"To ease the body's pain, the Lord sent chamomile." This line from a nineteenth-century poem validates how important chamomile has been in alleviating pain and discomfort throughout time. In fact, the medicinal use of chamomile dates back even further, to the days of the Romans, who relied on its antispasmodic and anti-inflammatory properties.
Today, chamomile tea is one of the most effectivemedicinal teas known. The gentle action of this herb makes it suitable for children and adults, and the tea can be safely used on a regular basis. To be prepared when stomachaches, insomnia, sore throats or cramps strike, keep a supply of chamomile flowers on hand. Be sure to buy Matricaria recutita, or German chamomile; this variety contains the highest concentration of the essential oils responsible for giving chamomile its healing power.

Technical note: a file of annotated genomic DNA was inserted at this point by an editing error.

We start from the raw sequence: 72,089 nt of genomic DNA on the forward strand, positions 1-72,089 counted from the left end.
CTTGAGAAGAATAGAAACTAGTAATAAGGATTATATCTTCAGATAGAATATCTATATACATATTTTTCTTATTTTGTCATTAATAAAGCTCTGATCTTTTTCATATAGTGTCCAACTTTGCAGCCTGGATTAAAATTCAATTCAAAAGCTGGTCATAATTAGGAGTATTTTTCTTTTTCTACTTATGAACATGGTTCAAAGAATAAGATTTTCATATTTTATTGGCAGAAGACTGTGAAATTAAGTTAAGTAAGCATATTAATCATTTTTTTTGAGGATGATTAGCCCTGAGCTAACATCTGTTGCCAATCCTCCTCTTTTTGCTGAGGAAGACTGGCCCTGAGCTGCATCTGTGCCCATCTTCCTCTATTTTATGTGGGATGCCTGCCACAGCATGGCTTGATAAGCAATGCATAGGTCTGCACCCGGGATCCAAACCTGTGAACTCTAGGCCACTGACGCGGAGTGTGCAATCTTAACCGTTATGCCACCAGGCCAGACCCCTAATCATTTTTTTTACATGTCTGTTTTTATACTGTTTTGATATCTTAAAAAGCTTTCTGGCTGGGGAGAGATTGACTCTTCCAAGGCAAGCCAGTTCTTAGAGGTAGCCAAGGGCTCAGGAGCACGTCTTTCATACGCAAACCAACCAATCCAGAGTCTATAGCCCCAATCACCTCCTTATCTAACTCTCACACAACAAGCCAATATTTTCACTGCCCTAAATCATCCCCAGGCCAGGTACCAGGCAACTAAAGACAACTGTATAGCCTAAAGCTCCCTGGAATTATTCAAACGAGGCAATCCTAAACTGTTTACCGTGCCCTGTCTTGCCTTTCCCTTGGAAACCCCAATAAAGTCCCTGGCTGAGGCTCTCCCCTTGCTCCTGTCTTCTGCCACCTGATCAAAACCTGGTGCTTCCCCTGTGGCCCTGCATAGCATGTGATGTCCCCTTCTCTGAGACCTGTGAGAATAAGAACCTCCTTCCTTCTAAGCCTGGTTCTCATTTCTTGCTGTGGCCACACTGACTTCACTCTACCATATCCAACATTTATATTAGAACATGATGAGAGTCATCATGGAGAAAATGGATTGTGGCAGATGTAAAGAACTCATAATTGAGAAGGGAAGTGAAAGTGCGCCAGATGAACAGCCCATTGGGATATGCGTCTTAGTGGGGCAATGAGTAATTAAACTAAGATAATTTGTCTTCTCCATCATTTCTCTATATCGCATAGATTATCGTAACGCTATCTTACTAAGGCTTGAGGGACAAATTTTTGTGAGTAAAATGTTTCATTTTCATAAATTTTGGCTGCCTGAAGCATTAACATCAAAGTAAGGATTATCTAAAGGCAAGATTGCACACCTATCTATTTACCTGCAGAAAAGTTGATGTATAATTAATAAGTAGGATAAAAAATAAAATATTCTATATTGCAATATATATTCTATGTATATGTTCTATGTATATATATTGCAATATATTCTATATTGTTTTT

In a teapot, place 1 tsp. of chamomile flowers per cup of water. Boil the water, then let it cool slightly (using boiling water will cause the various therapeutic compounds in chamomile to evaporate). For best results, steep the tea less A than 5 mm. MCVS;